Peers replace case managers.”We want a pure model where no one is telling the families what to do,” Miller said. How pure? “We fired four staff who tried to be helpful,” he said. I thought he was joking, but no. As David Bornstein wrote in The New York Times back in 2011, Miller believed that “the assumption of incapacity behind the helpfulness was a big part of the problem.”
Instead of advice, FII offers incentives. Families that qualify can get small grants to match their savings, scholarship funds and access to KivaZip loans to start businesses. But again, support from peers is key. More than 50 groups around the country have formed lending circles, to lend one another money. FII has also built a social network for participants, called Up Together. There, people connect to share advice and opportunities.
How’s the program working? By most accounts, very well. A 2011 report from the New America Foundation, citing FII’s own data, says participating families in Oakland who completed the two-year initiative increased their incomes by 27 percent on average, and 40 percent bought homes within three years. (About 10 percent drop out, Miller told me.) According to Greenlight Fund, which supports FII’s Boston work, 41 percent of families that start below the poverty level climb above it in three years and 46 percent of Boston families reported that their health improved. Other studies found that participants had more savings and less debt, and that their kids did better in school. Anecdotal success stories abound.
That said, FII wants to improve its technology and to expand. Five hundred families are on a waiting list in Boston. “We need to move onto apps and phones,” Miller said. Jesus Gerena, who’s his heir apparent, said FII aims to reach tens of thousands of families in five years.
Can FII scale?
It won’t be easy. According to FII’s latest Form 990, the group’s biggest donor in 2015 was the little-known Ray & Tye Noorda Foundation, which gave $1.5 million. FII has also been supported by the Eos, F.B. Heron, Kellogg, Kresge, and McGregor Foundations, among others, and by the New Profit, a so-called venture philanthropy fund. The Fortitude Fund, a new vehicle for the philanthropic giving of investor Bill Ackman and his wife Karen, is an enthusiastic supporter, its managing director, Amy Herskovitz, told me.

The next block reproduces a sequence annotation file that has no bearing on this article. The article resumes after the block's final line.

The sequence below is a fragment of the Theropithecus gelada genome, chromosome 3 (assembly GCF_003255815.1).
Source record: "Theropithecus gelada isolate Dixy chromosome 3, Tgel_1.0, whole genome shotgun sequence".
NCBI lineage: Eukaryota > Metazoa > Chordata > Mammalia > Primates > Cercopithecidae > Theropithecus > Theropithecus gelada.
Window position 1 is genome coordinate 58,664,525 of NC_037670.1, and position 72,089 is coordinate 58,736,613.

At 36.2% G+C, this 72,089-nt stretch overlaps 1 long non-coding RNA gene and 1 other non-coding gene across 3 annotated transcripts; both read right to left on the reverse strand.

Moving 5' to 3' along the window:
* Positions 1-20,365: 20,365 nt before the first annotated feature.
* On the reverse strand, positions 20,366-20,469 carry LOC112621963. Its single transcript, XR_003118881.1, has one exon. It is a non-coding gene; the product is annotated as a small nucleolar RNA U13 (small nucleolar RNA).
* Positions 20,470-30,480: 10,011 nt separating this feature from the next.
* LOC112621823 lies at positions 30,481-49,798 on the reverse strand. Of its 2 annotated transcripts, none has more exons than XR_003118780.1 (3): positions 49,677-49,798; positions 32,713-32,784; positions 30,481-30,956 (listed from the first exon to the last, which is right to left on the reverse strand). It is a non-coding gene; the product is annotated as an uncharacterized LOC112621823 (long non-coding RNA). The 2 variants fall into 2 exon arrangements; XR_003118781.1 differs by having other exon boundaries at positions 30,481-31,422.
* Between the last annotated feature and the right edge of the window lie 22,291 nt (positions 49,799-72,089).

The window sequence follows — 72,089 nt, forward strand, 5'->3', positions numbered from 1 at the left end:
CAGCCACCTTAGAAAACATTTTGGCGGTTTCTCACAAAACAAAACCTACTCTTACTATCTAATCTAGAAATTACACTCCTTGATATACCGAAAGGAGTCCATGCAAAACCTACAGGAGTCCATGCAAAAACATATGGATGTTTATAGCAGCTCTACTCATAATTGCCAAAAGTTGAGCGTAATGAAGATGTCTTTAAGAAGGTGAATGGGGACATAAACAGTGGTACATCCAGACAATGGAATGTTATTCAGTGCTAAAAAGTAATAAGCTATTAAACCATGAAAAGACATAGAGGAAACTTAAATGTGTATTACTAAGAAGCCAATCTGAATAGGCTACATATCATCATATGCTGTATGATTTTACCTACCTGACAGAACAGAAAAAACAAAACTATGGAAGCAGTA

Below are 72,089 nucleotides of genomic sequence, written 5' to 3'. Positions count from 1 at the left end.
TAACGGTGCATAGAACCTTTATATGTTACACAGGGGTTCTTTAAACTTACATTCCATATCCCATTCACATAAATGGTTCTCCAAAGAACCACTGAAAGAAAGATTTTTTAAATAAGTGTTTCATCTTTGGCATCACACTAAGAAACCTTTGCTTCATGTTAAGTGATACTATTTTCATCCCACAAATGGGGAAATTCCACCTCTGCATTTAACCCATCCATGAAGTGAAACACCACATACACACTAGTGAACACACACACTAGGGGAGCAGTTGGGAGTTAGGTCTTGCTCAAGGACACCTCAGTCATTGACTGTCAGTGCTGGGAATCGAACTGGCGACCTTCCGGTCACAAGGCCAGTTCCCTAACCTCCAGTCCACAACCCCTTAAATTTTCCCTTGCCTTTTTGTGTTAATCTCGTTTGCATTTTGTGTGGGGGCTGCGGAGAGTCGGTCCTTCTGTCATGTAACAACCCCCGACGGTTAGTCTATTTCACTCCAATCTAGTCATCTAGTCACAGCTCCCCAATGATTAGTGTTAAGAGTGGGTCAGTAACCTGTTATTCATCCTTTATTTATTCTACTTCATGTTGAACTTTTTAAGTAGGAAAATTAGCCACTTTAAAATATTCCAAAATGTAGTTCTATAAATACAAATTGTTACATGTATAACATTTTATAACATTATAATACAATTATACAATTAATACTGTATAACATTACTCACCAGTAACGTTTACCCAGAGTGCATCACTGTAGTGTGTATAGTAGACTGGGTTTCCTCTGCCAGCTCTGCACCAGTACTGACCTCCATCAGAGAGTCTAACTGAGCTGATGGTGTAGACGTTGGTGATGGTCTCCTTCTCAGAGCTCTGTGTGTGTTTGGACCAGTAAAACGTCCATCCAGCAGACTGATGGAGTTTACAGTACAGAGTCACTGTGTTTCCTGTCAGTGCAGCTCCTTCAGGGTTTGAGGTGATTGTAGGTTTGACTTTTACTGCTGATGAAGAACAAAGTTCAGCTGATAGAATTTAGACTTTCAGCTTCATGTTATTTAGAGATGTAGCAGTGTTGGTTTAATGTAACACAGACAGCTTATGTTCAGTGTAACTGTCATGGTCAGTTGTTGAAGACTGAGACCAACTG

Why isn’t more money flowing to FII? The US government, after all, spends hundreds of billions of dollars annually, if not quite $1 trillion, to help the poor, and nonprofits that deliver human services brought in another $45 billion last year. If FII’s self-help model truly works, it could be adapted or adopted by others.
I’m speculating but I can think of three reasons why FII remains small.
First, although Miller tells the FII story well, the organization needs to better document its impact. It’s hard to find data on its website about program costs and results. It’s also hard to find an annual financial report, Form 990 or list of people on the group’s board, which isn’t reassuring. Transparency matters more than ever these days.
Second, the absence of an independent evaluation of FII might put off some funders. Miller might want to talk to Dean Karlan of ImpactMatters. (See my 2015 post, If not overhead, then what? Maybe this.) Or the Ford Foundation, with its focus on inequality, might want to look at FII.
Third, and I hope I’m wrong about this, the well-educated foundation executives who spend their time developing “theories of change” or deciding what “outcomes” they want to buy might be put off by FII’s hands-off approach. They might sense that working from the bottom up threatens the premise of their latest top-down “innovation.” Or they simply might find it hard to believe that poor people know they need better than the rest of us do.